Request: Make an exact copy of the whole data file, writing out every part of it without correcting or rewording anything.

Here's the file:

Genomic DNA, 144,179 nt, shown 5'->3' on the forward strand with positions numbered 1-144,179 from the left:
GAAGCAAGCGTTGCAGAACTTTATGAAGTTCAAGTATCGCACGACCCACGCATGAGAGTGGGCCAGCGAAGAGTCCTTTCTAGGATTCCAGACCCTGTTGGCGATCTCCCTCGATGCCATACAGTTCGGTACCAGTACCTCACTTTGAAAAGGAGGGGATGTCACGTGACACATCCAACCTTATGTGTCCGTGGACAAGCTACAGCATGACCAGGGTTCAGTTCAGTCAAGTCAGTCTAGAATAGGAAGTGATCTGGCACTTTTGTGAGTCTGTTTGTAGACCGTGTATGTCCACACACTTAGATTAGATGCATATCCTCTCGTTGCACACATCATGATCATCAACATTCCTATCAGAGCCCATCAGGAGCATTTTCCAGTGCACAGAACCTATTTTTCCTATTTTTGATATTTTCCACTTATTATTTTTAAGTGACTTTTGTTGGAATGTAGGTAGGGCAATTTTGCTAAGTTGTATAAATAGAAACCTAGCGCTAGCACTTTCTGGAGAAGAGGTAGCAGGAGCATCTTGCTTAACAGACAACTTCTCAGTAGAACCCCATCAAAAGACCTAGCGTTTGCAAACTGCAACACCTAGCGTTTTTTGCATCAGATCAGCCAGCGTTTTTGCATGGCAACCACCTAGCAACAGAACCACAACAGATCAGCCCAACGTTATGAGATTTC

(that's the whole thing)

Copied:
Genomic DNA, 144,179 nt, shown 5'->3' on the forward strand with positions numbered 1-144,179 from the left:
GAAGCAAGCGTTGCAGAACTTTATGAAGTTCAAGTATCGCACGACCCACGCATGAGAGTGGGCCAGCGAAGAGTCCTTTCTAGGATTCCAGACCCTGTTGGCGATCTCCCTCGATGCCATACAGTTCGGTACCAGTACCTCACTTTGAAAAGGAGGGGATGTCACGTGACACATCCAACCTTATGTGTCCGTGGACAAGCTACAGCATGACCAGGGTTCAGTTCAGTCAAGTCAGTCTAGAATAGGAAGTGATCTGGCACTTTTGTGAGTCTGTTTGTAGACCGTGTATGTCCACACACTTAGATTAGATGCATATCCTCTCGTTGCACACATCATGATCATCAACATTCCTATCAGAGCCCATCAGGAGCATTTTCCAGTGCACAGAACCTATTTTTCCTATTTTTGATATTTTCCACTTATTATTTTTAAGTGACTTTTGTTGGAATGTAGGTAGGGCAATTTTGCTAAGTTGTATAAATAGAAACCTAGCGCTAGCACTTTCTGGAGAAGAGGTAGCAGGAGCATCTTGCTTAACAGACAACTTCTCAGTAGAACCCCATCAAAAGACCTAGCGTTTGCAAACTGCAACACCTAGCGTTTTTTGCATCAGATCAGCCAGCGTTTTTGCATGGCAACCACCTAGCAACAGAACCACAACAGATCAGCCCAACGTTATGAGATTTC